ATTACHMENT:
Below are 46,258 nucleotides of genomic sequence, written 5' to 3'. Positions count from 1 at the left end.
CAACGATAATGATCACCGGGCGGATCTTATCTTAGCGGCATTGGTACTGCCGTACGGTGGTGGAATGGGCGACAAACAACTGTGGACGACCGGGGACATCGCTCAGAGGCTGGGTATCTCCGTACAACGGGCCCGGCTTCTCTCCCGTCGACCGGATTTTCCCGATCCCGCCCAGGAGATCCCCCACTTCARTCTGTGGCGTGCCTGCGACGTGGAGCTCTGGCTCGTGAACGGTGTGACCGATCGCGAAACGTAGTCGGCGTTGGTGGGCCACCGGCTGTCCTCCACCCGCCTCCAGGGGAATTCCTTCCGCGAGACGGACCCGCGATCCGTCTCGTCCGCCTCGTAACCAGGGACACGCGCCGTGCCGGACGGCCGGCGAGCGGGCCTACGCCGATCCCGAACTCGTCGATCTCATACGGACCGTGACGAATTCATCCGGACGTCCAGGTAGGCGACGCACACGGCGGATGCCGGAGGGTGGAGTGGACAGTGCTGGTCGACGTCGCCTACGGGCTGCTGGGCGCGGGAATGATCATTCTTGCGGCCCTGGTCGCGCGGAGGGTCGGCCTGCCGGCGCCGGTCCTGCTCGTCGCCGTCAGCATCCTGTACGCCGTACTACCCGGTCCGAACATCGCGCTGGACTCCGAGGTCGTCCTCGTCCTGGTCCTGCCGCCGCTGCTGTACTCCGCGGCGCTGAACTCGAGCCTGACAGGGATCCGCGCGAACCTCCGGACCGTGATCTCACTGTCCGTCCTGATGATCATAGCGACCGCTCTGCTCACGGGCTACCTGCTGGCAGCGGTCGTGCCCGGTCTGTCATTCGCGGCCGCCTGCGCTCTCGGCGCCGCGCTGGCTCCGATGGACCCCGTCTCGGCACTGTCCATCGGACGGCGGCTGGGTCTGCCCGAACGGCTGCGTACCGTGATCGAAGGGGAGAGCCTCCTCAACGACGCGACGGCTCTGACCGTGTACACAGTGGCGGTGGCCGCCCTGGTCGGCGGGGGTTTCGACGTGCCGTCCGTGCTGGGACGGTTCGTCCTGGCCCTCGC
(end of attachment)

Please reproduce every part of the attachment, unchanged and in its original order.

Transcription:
Below are 46,258 nucleotides of genomic sequence, written 5' to 3'. Positions count from 1 at the left end.
CAACGATAATGATCACCGGGCGGATCTTATCTTAGCGGCATTGGTACTGCCGTACGGTGGTGGAATGGGCGACAAACAACTGTGGACGACCGGGGACATCGCTCAGAGGCTGGGTATCTCCGTACAACGGGCCCGGCTTCTCTCCCGTCGACCGGATTTTCCCGATCCCGCCCAGGAGATCCCCCACTTCARTCTGTGGCGTGCCTGCGACGTGGAGCTCTGGCTCGTGAACGGTGTGACCGATCGCGAAACGTAGTCGGCGTTGGTGGGCCACCGGCTGTCCTCCACCCGCCTCCAGGGGAATTCCTTCCGCGAGACGGACCCGCGATCCGTCTCGTCCGCCTCGTAACCAGGGACACGCGCCGTGCCGGACGGCCGGCGAGCGGGCCTACGCCGATCCCGAACTCGTCGATCTCATACGGACCGTGACGAATTCATCCGGACGTCCAGGTAGGCGACGCACACGGCGGATGCCGGAGGGTGGAGTGGACAGTGCTGGTCGACGTCGCCTACGGGCTGCTGGGCGCGGGAATGATCATTCTTGCGGCCCTGGTCGCGCGGAGGGTCGGCCTGCCGGCGCCGGTCCTGCTCGTCGCCGTCAGCATCCTGTACGCCGTACTACCCGGTCCGAACATCGCGCTGGACTCCGAGGTCGTCCTCGTCCTGGTCCTGCCGCCGCTGCTGTACTCCGCGGCGCTGAACTCGAGCCTGACAGGGATCCGCGCGAACCTCCGGACCGTGATCTCACTGTCCGTCCTGATGATCATAGCGACCGCTCTGCTCACGGGCTACCTGCTGGCAGCGGTCGTGCCCGGTCTGTCATTCGCGGCCGCCTGCGCTCTCGGCGCCGCGCTGGCTCCGATGGACCCCGTCTCGGCACTGTCCATCGGACGGCGGCTGGGTCTGCCCGAACGGCTGCGTACCGTGATCGAAGGGGAGAGCCTCCTCAACGACGCGACGGCTCTGACCGTGTACACAGTGGCGGTGGCCGCCCTGGTCGGCGGGGGTTTCGACGTGCCGTCCGTGCTGGGACGGTTCGTCCTGGCCCTCGC